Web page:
Intervention Strategy: Sandwiching

Mar 25, 2013

Flashcards can strike fear in the hearts of both teachers and students alike, especially when the pile of “unknowns” is bigger than the pile of “knowns.” Typically, we have students practice the pile of “unknowns” because we think those are the ones that they need to focus on, but research says WRONG!Sandwiching

If we sandwich the UNKNOWN information with KNOWN information, it will help the UNKNOWN information stick. When learning to process new information, in order to keep it within our working memory, research specifies that the ratio of known to unknown information should be 70/30. With the right ratio of known and unknown information, the right amount of repetition, and these 5 simple rules, this intervention strategy will help that new information stick like glue!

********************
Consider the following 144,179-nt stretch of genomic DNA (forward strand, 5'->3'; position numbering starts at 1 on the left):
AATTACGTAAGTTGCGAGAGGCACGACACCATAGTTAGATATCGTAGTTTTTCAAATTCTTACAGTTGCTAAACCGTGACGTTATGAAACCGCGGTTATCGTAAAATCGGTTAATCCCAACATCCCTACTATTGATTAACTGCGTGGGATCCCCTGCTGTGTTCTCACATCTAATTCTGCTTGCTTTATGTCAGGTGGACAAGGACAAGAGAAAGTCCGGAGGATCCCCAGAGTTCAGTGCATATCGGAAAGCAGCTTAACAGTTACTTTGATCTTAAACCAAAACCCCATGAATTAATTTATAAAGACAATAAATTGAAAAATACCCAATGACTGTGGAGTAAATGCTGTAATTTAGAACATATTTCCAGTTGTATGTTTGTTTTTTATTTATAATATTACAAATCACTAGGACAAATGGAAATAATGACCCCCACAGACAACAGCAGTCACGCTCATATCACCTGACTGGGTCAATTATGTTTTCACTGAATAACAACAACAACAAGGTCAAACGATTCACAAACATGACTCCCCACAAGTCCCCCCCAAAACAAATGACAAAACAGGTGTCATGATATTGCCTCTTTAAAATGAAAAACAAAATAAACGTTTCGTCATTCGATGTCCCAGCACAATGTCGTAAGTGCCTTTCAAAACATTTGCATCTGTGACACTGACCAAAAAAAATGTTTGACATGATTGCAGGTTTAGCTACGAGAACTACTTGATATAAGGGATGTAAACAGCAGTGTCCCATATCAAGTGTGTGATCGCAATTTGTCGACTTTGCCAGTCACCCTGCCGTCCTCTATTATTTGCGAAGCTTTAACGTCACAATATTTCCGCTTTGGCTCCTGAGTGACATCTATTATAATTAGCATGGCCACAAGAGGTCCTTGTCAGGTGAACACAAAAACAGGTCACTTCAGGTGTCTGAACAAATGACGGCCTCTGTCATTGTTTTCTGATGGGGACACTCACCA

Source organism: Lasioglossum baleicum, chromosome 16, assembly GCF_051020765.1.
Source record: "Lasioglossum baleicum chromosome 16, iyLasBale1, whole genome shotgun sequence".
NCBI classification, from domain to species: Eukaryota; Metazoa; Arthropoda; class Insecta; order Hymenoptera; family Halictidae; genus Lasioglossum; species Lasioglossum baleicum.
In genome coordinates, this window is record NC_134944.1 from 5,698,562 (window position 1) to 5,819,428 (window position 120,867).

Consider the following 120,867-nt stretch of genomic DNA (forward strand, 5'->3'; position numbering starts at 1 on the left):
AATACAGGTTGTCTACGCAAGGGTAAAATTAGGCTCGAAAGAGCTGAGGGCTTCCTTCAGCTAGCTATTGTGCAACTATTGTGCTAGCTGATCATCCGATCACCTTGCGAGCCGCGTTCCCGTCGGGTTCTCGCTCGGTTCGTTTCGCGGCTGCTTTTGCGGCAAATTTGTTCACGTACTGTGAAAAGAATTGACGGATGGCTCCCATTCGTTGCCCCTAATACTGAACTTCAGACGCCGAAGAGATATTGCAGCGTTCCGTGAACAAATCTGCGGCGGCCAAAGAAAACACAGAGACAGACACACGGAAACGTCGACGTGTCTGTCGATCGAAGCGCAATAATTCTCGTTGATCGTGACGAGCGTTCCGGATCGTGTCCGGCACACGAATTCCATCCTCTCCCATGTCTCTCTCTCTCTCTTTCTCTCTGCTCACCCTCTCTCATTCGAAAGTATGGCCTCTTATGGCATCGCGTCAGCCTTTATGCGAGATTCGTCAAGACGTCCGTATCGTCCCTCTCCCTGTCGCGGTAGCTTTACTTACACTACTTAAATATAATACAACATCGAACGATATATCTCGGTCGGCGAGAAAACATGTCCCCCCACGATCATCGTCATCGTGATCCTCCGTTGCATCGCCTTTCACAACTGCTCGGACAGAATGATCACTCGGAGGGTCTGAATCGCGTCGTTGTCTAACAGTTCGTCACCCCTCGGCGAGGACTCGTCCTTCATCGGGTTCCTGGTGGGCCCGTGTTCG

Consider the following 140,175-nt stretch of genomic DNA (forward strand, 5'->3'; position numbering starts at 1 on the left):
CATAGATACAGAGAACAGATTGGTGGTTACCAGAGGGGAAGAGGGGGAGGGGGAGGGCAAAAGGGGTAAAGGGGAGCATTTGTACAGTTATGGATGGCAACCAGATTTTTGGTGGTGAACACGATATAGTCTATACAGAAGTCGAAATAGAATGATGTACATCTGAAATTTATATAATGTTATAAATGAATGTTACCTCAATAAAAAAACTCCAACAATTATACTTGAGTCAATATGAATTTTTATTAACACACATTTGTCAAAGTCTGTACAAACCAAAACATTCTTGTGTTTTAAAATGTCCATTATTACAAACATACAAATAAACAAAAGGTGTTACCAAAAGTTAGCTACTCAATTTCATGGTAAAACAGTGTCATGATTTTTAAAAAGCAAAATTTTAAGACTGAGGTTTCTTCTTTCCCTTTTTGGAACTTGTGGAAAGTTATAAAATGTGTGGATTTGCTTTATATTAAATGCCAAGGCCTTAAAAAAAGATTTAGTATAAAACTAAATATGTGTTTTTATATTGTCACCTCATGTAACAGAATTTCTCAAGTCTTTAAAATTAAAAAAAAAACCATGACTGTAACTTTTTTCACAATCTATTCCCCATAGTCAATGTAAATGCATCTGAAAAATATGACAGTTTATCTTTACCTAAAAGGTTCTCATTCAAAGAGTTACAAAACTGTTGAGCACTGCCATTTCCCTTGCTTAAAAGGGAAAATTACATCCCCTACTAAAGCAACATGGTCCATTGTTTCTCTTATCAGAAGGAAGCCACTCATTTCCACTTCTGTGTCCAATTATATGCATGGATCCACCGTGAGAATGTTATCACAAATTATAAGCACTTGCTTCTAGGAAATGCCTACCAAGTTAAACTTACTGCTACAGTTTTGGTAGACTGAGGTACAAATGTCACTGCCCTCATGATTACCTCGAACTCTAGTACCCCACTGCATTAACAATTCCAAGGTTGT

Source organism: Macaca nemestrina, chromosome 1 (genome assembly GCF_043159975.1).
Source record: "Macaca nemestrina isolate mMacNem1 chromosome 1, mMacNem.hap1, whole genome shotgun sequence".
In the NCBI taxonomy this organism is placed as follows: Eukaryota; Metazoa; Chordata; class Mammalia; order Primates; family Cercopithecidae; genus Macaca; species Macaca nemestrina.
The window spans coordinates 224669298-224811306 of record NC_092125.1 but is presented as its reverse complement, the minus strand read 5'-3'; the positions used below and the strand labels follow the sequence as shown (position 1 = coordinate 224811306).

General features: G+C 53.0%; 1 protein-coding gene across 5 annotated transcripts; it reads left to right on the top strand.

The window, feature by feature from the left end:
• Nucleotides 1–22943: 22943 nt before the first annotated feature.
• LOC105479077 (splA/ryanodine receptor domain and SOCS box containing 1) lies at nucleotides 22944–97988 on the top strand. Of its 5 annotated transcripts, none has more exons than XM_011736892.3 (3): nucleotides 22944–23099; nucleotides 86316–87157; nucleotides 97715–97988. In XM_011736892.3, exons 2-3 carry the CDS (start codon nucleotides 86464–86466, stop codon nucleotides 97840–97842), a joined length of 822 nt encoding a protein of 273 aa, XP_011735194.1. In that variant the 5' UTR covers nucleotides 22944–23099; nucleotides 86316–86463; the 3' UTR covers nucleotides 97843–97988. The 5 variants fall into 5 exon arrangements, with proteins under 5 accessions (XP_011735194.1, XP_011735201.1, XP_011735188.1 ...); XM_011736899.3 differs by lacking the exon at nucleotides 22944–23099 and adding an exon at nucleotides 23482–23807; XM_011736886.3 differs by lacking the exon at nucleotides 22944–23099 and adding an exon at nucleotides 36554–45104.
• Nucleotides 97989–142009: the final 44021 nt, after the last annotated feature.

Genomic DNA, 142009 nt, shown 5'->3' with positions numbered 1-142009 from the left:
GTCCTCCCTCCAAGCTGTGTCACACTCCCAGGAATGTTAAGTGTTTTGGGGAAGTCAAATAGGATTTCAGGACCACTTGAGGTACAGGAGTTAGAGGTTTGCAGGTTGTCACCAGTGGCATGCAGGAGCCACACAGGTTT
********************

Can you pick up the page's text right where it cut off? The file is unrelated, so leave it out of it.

Rule #1: Keep it within the child’s Working Memory Zone.

Each “0” equals a new bit of information. So a 5 year old can hold in 3 new bits of information at a time.

 

Rule #2: Repetition Repetition Repetition

The number of repetitions is based on students IQ (a lot more than you think)!

Rule #3: 70/30 (and in the right order!)

Sandwich each unknown between 2 knowns…it will stick better!

Rule #4: Keep it organized and systematic.

Keep the letters, math facts, sight words, etc. in an organized box or ring to make them easier to use more frequently.

Rule #5: Get it in when you can!

Use a clear name tag badge and slide in pieces of new unknown information to increase the students’ exposure to that information! This is an easy way to increase the number of repetitions the student has every day!

Remember to use this sandwiching strategy with any new piece of unknown information (colors, shapes, letter, sounds, sight words, phonics words, math facts,  vocabulary, for ELL students, etc.)!

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